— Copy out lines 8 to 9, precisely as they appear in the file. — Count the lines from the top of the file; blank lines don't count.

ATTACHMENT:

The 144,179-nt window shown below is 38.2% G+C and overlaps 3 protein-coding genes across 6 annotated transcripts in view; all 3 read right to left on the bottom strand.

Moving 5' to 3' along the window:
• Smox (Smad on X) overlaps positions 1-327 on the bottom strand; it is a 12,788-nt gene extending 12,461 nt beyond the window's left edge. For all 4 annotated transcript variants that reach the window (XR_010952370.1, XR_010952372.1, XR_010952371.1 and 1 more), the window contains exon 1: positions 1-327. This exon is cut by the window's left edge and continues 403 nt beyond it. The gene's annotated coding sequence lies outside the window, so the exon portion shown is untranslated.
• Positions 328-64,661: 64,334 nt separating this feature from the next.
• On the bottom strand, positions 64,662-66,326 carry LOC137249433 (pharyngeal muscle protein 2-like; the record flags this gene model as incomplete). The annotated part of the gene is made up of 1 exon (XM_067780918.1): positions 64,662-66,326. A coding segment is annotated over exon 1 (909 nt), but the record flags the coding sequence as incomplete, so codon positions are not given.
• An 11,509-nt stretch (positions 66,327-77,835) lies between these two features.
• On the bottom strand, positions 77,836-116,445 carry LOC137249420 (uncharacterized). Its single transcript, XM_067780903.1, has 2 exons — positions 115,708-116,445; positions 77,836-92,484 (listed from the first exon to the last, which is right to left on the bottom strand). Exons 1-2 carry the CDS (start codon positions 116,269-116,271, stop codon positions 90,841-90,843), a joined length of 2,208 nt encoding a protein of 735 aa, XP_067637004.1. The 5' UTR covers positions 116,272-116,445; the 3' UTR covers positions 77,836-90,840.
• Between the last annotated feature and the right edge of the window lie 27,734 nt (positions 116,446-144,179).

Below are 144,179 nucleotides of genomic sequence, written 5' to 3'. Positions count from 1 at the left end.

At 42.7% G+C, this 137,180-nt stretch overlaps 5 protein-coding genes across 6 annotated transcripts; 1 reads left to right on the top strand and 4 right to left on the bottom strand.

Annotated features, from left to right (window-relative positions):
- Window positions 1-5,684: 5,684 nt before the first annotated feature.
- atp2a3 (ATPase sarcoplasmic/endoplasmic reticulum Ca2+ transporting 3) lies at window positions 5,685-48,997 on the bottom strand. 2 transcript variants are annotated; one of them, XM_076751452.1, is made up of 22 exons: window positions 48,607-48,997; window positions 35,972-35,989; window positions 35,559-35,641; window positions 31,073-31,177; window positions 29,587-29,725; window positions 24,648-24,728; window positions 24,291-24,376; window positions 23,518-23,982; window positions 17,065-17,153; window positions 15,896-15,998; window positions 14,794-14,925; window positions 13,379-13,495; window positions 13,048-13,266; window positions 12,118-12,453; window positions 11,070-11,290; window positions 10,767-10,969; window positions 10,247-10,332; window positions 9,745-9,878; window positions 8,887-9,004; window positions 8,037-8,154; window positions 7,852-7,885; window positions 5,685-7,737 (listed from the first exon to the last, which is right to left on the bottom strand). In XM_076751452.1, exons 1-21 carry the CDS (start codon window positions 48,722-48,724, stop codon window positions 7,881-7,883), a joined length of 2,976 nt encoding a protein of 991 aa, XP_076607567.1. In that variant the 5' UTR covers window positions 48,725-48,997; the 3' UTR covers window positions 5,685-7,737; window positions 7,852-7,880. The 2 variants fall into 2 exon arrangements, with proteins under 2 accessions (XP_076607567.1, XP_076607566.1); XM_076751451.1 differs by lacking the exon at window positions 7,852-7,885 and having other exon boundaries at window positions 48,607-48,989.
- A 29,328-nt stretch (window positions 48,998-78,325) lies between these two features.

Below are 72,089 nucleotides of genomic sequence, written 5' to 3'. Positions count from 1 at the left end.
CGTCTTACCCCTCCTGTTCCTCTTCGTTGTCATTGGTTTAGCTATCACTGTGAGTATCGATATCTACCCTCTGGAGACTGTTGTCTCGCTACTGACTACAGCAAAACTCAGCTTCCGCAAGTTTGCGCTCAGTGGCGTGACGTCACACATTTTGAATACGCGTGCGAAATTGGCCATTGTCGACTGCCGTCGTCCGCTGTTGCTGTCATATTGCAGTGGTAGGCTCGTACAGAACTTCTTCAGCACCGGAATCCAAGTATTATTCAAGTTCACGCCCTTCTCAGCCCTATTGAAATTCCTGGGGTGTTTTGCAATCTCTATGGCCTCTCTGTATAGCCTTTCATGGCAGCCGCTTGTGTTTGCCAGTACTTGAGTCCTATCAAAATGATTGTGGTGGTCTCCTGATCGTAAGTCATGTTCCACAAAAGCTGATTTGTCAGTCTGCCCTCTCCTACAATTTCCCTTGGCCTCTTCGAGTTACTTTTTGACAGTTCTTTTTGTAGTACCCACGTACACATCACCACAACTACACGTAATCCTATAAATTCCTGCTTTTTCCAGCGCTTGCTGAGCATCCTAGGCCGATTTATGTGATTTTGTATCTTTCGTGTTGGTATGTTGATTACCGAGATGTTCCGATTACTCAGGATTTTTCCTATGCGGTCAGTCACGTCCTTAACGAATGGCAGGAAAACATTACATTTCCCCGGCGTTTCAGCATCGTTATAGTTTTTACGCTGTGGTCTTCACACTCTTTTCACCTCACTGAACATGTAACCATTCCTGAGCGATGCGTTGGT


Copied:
• Between the last annotated feature and the right edge of the window lie 27,734 nt (positions 116,446-144,179).

Below are 144,179 nucleotides of genomic sequence, written 5' to 3'. Positions count from 1 at the left end.